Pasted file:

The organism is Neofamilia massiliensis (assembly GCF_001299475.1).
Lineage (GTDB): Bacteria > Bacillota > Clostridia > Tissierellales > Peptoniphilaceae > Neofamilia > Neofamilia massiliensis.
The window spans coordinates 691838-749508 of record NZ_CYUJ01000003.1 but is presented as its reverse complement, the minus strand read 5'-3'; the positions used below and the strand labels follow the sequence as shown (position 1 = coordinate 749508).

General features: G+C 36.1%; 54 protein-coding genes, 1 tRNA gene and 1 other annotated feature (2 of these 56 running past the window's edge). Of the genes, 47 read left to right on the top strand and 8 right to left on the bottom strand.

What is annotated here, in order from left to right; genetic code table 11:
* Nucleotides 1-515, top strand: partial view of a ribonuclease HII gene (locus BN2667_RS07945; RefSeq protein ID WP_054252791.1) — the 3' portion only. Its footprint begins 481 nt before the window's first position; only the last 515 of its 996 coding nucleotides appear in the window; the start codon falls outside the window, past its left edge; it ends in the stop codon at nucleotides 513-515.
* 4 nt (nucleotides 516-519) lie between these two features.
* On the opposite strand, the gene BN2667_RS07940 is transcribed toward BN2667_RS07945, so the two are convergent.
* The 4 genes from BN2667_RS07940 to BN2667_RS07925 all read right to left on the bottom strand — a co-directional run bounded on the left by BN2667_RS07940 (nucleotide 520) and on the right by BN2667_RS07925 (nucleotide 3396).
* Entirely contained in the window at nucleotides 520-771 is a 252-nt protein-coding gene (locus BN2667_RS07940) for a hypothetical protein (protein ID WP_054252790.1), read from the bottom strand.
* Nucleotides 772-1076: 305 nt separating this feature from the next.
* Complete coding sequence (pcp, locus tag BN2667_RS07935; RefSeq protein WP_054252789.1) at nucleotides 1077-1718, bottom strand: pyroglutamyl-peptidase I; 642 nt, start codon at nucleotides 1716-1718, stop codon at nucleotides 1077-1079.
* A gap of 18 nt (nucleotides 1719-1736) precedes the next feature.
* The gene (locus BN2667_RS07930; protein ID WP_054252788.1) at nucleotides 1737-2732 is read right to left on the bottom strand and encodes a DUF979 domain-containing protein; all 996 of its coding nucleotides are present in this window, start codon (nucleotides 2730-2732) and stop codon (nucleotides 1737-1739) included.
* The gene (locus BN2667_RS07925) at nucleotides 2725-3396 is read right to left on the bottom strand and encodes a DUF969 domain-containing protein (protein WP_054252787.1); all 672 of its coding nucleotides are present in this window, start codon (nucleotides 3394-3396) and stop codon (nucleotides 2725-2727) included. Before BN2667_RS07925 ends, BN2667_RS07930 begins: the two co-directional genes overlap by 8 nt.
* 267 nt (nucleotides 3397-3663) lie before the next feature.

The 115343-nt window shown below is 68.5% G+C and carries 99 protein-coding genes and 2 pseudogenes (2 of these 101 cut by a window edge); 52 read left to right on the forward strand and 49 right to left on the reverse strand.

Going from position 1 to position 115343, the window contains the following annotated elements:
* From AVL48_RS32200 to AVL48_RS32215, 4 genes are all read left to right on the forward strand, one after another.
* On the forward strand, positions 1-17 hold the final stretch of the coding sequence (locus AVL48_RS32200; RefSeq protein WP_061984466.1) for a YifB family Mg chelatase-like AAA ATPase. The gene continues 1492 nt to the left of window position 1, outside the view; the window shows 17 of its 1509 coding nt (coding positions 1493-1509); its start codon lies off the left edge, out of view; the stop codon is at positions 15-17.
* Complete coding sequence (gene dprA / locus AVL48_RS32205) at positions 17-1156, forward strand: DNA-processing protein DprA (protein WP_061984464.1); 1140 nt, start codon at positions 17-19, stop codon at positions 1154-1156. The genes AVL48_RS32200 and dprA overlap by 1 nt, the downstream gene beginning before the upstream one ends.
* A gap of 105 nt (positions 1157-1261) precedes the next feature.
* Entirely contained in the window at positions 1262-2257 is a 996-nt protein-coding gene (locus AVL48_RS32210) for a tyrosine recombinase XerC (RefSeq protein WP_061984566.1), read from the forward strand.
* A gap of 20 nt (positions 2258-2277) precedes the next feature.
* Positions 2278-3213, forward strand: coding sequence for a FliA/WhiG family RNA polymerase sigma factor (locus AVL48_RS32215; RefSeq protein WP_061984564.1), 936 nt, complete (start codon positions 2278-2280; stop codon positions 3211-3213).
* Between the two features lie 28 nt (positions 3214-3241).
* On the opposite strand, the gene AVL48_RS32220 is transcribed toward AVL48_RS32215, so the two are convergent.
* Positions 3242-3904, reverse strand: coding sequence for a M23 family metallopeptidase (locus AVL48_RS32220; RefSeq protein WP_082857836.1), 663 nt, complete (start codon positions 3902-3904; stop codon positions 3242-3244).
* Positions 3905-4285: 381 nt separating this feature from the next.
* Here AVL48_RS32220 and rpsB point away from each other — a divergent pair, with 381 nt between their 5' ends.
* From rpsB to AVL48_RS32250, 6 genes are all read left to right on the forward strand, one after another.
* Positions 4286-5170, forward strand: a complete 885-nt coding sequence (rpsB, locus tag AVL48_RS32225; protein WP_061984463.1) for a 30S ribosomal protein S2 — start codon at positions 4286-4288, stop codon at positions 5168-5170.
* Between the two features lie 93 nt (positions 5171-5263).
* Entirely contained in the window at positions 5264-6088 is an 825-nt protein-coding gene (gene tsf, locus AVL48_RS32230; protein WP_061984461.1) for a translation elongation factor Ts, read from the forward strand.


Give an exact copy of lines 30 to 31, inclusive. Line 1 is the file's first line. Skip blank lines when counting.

* Here AVL48_RS32220 and rpsB point away from each other — a divergent pair, with 381 nt between their 5' ends.
* From rpsB to AVL48_RS32250, 6 genes are all read left to right on the forward strand, one after another.